HeLa cells adhered to glass coverslips in 24-well plates were transfected overnight using Lipofectamine LTX (Invitrogen, USA) in accordance to manufacturer’s protocol. Cells were washed with PBS, fixed in 4% paraformaldehyde solution (Sigma-Aldrich, USA) and permeabilized in PBS containing 0.1% saponin (Sigma-Aldrich, USA). Cells were labeled for Flag or CD52 in permeabilization solution supplemented with 2% FCS. The endoplasmic reticulum (ER) was stained with rhodamine-labeled concanavalin A (Molecular Probes, USA) diluted in serum-free PBS. Stained and washed coverslips were transferred to the slides and maintained in Dako Cytomation Fluorescent Mounting Medium. The fluorescence images were captured on Olympus IX-71 inverted epifluorescence microscope equipped with Z-axis-motorized objective revolver controlled by Olympus cellSens Dimension software via Olympus Ix2 - UCB Microscope Controller. Twenty slices in Z-stack with 0.3 µm distance in-betweens were captured and deconvolved using cellSens Dimention and Autoquant X3 software, respectively. Recorded data were processed using ImageJ software. Colocalization of GPI-proteins with the ER was estimated through Z-stacks of individual cells and from different areas of the samples as the Pearson coefficient of correlation (1.0 is full colocalization, 0 is no colocalization, and −1.0 is full exclusion).
106 cells were lysed in 100 µl of ice cold buffer containing 1% Triton X-100 (Sigma-Aldrich, USA), 150 mM NaCl, 10 mM Tris (pH 8.0), and a protease inhibitor cocktail (Complete Mini; Roche Applied Science). After one-hour incubation at 4 °C, insoluble material was removed by centrifugation at 14,000 × g for 10 min. Proteins in lysates were resolved by 12% SDS-PAGE under nonreducing conditions and transferred onto Immobilon PVDF membrane (GE Healthcare, USA). Western blots (WB) were probed with primary and then with horseradish peroxidase-conjugated antibodies (Cell Signaling Technology, USA). The primary Abs for WB were mouse anti- GAPDH clone 6C5 mAb (Santa Cruz Biotechnology, USA), rabbit anti-human VDAC1 Ab (Ab191440, Abcam, UK), rabbit anti-VDAC3 polyclonal Ab (Thermo Scientific, USA), and rabbit polyclonal anti-human Ku70 (Ab83501, Abcam, UK). To control protein load, blots were stained with mouse anti-human tubulin clone 12G10 mAb (Developmental Studies Hybridoma Bank at the University of Iowa). Immunoreactive bands were detected with Immobilon Western reagent (Millipore, USA) using ChemiDoc XRS molecular imager (Bio-Rad, USA).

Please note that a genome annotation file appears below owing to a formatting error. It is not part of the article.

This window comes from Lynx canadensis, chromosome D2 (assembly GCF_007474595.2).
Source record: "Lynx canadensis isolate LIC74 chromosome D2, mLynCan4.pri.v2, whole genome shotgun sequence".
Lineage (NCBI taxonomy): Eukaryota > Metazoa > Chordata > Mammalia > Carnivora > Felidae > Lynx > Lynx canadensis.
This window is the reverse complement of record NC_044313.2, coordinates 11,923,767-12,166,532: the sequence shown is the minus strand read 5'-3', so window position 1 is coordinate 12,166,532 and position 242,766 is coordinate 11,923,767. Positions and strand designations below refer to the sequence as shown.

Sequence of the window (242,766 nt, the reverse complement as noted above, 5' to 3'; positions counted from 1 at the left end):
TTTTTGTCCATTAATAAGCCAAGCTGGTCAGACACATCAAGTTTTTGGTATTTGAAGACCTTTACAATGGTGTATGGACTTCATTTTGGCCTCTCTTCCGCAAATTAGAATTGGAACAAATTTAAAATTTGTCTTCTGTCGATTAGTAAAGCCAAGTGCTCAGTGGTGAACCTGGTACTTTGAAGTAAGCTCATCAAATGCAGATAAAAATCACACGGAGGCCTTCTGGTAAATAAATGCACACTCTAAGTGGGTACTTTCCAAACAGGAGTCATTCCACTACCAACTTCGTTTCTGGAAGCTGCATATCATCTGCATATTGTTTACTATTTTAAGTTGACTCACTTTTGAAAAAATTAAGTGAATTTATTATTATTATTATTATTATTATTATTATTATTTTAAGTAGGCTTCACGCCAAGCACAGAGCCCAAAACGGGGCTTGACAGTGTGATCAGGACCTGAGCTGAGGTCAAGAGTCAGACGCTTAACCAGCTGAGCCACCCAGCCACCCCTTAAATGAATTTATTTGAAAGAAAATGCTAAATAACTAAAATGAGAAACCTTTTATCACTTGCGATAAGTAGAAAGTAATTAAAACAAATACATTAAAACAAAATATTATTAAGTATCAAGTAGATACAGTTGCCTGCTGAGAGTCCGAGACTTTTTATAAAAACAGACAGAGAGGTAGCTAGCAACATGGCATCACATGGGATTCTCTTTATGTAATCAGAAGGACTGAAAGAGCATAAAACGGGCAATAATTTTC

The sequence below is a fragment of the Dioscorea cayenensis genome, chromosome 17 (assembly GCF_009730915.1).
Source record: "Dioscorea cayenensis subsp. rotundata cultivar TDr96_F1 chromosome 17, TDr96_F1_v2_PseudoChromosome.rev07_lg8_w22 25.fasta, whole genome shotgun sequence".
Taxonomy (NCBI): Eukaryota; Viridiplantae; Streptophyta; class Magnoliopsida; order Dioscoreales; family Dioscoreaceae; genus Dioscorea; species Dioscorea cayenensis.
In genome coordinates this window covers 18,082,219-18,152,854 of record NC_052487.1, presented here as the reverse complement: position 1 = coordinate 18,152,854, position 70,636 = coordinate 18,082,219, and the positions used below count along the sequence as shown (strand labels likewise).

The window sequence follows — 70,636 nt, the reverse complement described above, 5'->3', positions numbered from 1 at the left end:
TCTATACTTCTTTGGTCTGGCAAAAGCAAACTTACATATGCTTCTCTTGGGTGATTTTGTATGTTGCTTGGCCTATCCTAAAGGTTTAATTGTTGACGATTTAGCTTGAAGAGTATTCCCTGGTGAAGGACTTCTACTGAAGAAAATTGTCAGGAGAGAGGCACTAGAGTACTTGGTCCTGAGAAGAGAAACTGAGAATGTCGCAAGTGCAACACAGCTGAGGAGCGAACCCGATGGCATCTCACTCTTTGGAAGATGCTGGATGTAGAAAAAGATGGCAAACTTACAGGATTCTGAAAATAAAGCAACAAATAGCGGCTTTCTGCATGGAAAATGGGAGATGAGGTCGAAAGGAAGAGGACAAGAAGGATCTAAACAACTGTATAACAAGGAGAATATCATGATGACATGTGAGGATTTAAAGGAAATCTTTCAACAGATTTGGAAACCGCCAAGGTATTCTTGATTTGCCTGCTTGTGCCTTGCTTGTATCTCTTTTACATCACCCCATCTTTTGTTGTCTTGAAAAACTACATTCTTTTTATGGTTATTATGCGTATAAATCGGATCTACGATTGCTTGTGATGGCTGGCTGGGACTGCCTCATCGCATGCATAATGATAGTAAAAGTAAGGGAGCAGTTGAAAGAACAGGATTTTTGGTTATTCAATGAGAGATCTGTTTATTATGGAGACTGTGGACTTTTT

To quantify the levels of the human serum albumin (HSA) and the α-fetoprotein (AFP), 3 × 105 HepG2 cells in complete growth medium were plated in a 6-well plate. Next day, cells were washed twice with PBS and cultured in 2 ml of serum-free DMEM growth medium for 48 h. The levels of HSA and AFP in supernatants were measured by sandwich ELISA using commercial diluents, wash solution, blocking and detection reagents purchased from Xema-Medica Co (Russia). The 96-well ELISA plate was coated by the capture antibodies, camel anti-HSA clone KP9 (a gift from Dr. S. V. Tillib, Institute of Gene Bilogy, Moscow, Russia) or mouse anti-AFP clone AF3 mAb (Bialexa, Russia), diluted in PBS at 5 µg/ml concentration. HSA was detected with mouse anti-HSA clone HC1 mAb (Bialexa, Russia) and secondary goat anti-mouse HRP-conjugated Ab (Cell Signaling Technology, USA). AFP was detected using mouse anti-AFP clone AF7 mAb directly conjugated to HRP (Bialexa, Russia). All detection antibodies were diluted to the final concentration of 1 µg/ml. The recombinant HSA and AFP purchased from Sigma-Aldrich (USA) were used as calibration standards. The levels of HIV-1 Gag were quantified using HIV-1 p24 ELISA Kit (Zeptometrix, USA) in accordance to manufacturer’s instructions.
Genetic analysis of targeted loci